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Ukraine's Wounded v. Russian Bank Accounts? Why Swiss "Neutrality" Is Pure Hypocrisy

Switzerland has rejected a NATO request to take in injured Ukrainian soldiers, arguing it would compromise its neutrality. This is an old game of masking moral cowardice by a country that has profited off the Putin regime.

Photo of Biden, Parmelin and Putin in Geneva

Switzerland's President Guy Parmelin behind President Joe Biden, and Russia's President Vladimir Putin at the Geneva Summit in 2021

Clemens Wergin


BERLIN — In recent weeks, NATO sent out a request to members and partners asking them to take in wounded Ukrainians for treatment. Its partner country Switzerland declined the request. It said it did not want to treat wounded soldiers because they might return to the war. This, they said, would endanger Switzerland's neutrality, the famous core principle of Swiss foreign policy.

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But they also don't want to take in wounded civilians for treatment. Because it is "almost impossible to distinguish civilians from soldiers," as Swiss diplomat and politician Johannes Matyassy explained.

That is a weak argument, to say the least. If it were really so difficult to distinguish between combatants and non-combatants, Switzerland would no longer be allowed to accept people fleeing from crisis areas because of war or civil war. So when it comes to the reception and treatment of injured Ukrainian civilians, neutrality is just an excuse.

Photo of the Russian and Swiss flag

The flags of Russia and Switzerland are seen at a meeting of Russia's Foreign Minister Sergei Lavrov and Switzerland's President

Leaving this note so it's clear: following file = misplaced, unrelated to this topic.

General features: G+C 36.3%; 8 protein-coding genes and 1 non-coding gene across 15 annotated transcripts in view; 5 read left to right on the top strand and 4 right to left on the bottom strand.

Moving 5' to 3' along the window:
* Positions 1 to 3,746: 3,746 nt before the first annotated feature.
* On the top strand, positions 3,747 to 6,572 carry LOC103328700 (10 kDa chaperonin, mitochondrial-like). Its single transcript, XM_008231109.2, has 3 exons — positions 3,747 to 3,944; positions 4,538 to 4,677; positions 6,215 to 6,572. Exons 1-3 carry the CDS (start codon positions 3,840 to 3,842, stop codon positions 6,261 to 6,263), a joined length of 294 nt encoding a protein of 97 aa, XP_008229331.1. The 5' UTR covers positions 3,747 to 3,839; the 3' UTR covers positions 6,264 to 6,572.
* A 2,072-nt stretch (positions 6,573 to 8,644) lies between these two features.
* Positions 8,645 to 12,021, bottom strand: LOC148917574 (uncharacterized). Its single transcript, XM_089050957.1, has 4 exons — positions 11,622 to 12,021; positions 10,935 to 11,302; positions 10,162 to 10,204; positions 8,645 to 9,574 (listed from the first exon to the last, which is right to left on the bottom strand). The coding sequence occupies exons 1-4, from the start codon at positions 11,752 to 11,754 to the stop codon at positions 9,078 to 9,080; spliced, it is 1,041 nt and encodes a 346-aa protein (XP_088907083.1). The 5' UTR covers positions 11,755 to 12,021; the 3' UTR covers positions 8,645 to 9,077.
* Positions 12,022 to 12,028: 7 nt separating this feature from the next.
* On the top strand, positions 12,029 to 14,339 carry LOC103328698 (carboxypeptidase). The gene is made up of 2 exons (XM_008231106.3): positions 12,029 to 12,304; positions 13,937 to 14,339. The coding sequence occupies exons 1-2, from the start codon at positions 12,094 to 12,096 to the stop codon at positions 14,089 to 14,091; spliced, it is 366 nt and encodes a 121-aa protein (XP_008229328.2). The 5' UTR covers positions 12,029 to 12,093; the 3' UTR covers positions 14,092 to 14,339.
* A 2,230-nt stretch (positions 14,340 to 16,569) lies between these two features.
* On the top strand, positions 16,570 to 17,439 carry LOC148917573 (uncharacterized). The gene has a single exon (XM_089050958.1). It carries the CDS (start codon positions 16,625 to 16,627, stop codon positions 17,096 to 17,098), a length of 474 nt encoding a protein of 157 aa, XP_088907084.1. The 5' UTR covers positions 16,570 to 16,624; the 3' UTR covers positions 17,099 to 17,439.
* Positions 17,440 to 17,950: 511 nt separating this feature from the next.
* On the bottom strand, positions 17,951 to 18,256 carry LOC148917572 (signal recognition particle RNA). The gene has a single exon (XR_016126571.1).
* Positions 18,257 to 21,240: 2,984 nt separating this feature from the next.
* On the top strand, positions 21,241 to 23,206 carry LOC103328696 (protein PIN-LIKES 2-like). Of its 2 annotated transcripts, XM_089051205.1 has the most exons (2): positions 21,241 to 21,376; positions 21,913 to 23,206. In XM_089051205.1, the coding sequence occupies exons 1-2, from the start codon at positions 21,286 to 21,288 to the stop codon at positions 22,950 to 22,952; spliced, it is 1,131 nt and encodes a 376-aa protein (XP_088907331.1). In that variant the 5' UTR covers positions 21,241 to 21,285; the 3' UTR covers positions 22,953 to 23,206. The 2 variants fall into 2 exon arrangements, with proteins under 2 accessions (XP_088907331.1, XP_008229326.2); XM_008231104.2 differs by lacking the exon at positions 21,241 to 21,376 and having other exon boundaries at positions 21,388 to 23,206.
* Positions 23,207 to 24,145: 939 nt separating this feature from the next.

Russian Foreign Ministry/TASS/Zuma

Moral cowardice

The Swiss decision is particularly offensive in light of the fact that the country has for decades been a favorite retreat of the oligarchs and officials who support and profit from Vladimir Putin's regime.

They saw nothing wrong with continuing to roll out the red carpet for Putin's accomplices.

They deposit their money in Swiss numbered bank accounts, buy luxurious Swiss chalets and send their children to Swiss private schools. For example, Putin's mistress, former gymnast Alina Kabaeva, lived in Switzerland for years with her children who were believed to be fathered by the Russian president.

Like many EU countries, Switzerland saw nothing wrong with continuing to roll out the red carpet for Putin's accomplices, even after Russia's war of aggression against Ukraine started in 2014. Unlike many EU members, however, Switzerland now seems to have problems unequivocally supporting a country that is being subjected to a cruel war of aggression that violates international law, aims to exterminate the Ukrainian nation, and has genocidal features.

To reject the treatment of injured Ukrainians with a dubious reference to international law, as Switzerland is doing, is particularly disgraceful.

The message from this decision is clear. For decades, Switzerland has had no problem getting involved with the perpetrators of the Putin regime, taking their money and harboring them. But it would rather not treat the victims of Moscow's criminal regime in its own country.

What is sold as neutrality is, in fact, just moral cowardice.

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FOCUS: Russia-Ukraine War

Piercing The "Surovikin Line" — Inside The Biggest Win Of Ukraine's Counteroffensive

The area around Robotyne, in southeastern Ukraine, has been the centre of a fierce two-month battle. Ukrainian publication Livy Bereg breaks down how Ukrainian forces were able to exploit gaps in Russian defenses and push the counteroffensive forward.

photo of two soldiers advancing at daybreak

A new dawn across the front line?

Kyrylo Danylchenko

ROBOTYNE — Since the fall of 2022, Russian forces have been building a series of formidable defensive lines in Ukrainian territory, from Vasylivka in the Zaporizhzhia region to the front in Vremivka in the Donetsk region.

These defenses combined high-density minefields, redoubts (fortified structures like wooden bunkers, concrete fortifications and buried granite blocks), as well as anti-tank ditches and pillboxes. Such an extensive and intricate defensive network had not been seen in Europe since World War II.

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